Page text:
To be fair, Nelson’s nails were a little on the long side. When we first got him, he wasn’t thrilled with me even trying to put balm on his paw pads, and I was scared I would hurt him if I did it myself. Recently, we’ve been using a nail dremel, which works great, and with lots of treats and lots of patience, we’ve been getting them down to a better length without me worrying about cutting his quick. They still weren’t as short as they should’ve been, but I was a little shocked that my vet hacked them off indiscriminately, even if Nelson was sedated. I’m not exactly a sensitive person, but the whole experience made me feel a little sick the rest of the day, sort of like I was one bad moment away from bursting into tears.
“Sorry to hear that,” my dad texted me when I told him. “Kinda like having your kid get her teeth kicked in.”
Oh, right. That happened. When I was 13, my horse kicked me in the face. I deserved it; I was being a dumbass, but that didn’t make it hurt any less. I’d gotten my braces off about two weeks prior, and that day I ended up with 11 stitches in my lower lip and two in my upper gums holding in the canine that had been kicked out, miraculously, in one whole piece. It was not a fun lesson.
I swear I’m getting to a point, here.
Shortly after the nail incident, I was talking to my very wise and dog-savvy friend, Melissa, about vet care (but in a completely unrelated context). God knows she didn’t sign up for this job, but Melissa is the first one I go to with anything and everything dog. At the risk of jinxing her, I’ll say she’s seen just about everything a dog can throw at her, and her experience is the perfect counterbalance to my tendency to fly completely off the handle and call 911 for my dog.
“I think, as a client, we forget that we pay for the services for our dogs, so we have a right to be their advocate,” she told me. “If we don’t want our dog handled forcefully, we need to be able to discuss that with the vet.”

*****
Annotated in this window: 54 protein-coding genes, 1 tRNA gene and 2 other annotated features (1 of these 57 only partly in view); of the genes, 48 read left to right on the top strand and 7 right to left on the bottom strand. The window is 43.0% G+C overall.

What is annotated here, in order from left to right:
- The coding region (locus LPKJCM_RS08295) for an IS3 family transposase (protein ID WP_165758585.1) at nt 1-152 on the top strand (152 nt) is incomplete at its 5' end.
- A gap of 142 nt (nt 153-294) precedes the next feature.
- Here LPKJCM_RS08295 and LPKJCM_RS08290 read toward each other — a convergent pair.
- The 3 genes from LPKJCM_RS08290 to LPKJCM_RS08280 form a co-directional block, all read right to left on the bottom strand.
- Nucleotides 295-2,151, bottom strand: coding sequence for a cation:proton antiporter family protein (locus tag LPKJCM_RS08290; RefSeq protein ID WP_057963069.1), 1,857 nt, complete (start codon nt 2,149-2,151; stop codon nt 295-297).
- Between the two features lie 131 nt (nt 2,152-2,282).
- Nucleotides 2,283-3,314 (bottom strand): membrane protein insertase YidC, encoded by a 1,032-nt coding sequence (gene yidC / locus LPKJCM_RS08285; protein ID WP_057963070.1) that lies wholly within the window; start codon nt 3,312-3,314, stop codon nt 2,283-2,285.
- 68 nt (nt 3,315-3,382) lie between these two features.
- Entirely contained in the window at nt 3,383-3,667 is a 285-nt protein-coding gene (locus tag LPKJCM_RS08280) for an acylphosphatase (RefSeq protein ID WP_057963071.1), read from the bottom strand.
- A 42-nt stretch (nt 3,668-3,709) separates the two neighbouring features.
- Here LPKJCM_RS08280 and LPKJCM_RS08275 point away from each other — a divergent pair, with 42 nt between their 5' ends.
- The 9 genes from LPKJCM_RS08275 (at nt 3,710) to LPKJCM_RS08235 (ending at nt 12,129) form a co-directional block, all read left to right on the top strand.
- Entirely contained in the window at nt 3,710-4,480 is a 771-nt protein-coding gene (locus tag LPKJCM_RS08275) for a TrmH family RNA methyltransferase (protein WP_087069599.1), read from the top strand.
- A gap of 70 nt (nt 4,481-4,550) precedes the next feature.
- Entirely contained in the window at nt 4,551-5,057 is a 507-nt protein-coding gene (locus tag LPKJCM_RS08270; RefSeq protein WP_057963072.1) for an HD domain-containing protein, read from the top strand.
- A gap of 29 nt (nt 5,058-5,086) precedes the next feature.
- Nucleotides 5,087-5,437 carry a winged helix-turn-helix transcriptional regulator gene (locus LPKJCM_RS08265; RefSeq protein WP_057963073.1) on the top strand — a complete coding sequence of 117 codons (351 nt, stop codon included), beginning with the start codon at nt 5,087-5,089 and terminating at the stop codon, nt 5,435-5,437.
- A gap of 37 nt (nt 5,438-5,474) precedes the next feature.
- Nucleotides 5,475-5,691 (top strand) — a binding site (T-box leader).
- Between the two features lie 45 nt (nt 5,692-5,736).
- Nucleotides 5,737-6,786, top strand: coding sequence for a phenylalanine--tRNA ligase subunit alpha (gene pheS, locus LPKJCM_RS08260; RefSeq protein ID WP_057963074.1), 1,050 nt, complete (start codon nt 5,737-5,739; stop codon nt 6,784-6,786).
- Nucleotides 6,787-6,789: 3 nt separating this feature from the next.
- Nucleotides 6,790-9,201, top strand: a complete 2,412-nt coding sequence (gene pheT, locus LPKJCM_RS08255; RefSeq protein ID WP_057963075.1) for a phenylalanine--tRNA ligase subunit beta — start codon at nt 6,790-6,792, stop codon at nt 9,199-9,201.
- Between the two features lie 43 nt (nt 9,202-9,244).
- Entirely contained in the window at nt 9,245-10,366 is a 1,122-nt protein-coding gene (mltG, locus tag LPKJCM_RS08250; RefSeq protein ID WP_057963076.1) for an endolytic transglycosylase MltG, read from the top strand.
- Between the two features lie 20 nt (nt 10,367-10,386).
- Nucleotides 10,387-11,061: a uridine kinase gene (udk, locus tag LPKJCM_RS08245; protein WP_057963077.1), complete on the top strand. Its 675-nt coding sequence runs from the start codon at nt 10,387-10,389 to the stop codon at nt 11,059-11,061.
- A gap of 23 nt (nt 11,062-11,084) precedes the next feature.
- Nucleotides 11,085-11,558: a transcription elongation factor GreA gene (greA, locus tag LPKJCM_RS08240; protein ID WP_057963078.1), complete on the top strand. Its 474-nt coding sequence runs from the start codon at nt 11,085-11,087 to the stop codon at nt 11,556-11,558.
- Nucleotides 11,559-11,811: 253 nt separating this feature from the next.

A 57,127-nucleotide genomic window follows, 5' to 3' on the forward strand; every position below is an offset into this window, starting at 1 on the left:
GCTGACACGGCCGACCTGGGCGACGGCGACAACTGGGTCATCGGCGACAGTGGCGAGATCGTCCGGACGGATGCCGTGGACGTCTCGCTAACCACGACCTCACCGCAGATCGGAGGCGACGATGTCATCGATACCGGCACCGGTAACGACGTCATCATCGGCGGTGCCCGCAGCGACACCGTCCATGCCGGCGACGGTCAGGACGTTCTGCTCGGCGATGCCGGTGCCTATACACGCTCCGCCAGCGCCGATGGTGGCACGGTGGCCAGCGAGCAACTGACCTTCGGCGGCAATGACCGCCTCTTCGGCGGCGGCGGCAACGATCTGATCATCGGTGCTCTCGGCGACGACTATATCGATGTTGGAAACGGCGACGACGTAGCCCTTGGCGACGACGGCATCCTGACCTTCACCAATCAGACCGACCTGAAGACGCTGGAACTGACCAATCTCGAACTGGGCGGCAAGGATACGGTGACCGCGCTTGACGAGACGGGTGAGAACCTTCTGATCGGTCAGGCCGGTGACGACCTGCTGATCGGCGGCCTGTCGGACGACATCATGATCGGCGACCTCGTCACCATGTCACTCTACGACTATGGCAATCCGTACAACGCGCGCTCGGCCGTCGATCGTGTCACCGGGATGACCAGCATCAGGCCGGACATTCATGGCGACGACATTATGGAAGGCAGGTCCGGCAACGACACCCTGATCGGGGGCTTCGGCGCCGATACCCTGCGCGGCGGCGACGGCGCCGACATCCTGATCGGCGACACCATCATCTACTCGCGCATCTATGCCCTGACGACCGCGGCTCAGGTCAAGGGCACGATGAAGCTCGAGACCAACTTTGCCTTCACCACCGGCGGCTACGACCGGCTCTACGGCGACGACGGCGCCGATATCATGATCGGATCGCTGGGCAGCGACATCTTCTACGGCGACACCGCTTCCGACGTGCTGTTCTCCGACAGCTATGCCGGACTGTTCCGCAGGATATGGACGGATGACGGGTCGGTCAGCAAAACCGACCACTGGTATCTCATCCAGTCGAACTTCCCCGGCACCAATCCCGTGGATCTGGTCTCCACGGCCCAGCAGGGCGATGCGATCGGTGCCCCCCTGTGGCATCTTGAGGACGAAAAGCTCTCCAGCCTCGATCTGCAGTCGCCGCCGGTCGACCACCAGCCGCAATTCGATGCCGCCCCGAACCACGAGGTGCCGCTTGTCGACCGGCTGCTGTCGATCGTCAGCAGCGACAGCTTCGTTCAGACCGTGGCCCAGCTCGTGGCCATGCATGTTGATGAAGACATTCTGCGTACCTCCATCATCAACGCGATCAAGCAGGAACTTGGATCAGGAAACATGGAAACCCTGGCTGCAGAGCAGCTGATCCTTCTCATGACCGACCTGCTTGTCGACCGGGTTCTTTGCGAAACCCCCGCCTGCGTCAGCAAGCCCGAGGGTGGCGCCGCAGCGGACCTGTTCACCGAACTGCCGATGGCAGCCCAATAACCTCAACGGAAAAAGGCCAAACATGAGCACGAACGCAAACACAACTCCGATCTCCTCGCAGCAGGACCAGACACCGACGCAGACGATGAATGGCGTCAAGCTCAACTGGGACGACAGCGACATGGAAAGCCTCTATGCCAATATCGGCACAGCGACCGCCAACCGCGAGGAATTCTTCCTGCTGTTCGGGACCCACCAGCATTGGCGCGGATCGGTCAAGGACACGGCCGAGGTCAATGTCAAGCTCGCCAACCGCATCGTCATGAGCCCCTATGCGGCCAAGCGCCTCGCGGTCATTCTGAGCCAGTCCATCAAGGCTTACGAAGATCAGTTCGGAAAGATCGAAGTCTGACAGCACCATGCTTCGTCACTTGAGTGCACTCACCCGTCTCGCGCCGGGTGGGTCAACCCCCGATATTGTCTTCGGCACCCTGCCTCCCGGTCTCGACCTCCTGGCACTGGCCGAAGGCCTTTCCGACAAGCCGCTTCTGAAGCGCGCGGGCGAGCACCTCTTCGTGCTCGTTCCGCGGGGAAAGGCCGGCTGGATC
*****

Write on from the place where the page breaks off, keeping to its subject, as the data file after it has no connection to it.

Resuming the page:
Although we weren’t talking about my situation (at least, not to my knowledge; maybe Melissa is wiser than I even realized), that’s when the “lesson” from this experience kicked in. Like most lessons, it wasn’t fun. I don’t really want to have a discussion with a vet. I can’t think of a less advantageous position to be in. There’s me, with my one year of dog ownership to my name, and there’s the vet, who went to school for 111 years and sees 86 dogs a day. However, as a dog owner or dog parent or whatever you want to call it, it’s my responsibility to have that discussion. It’s my job to put away my fear of being wrong or being an inconvenience to stand up for my dog, just like any parent. Despite all those years of school and all his experience, my vet is not omnipotent; he doesn’t know Nelson like I do, and I need to overcome my fear of being “that person” and respectfully be the advocate for my dog.
So, parents, as resistant as I am to thinking of myself as one of you, we have at least one thing in common: Our kids, four-legged or two-legged, depend on us. Caring for them is a scary and occasionally bloody learning process, and it’s good to have people around who can help us sort it out. That much, I think, we can agree on.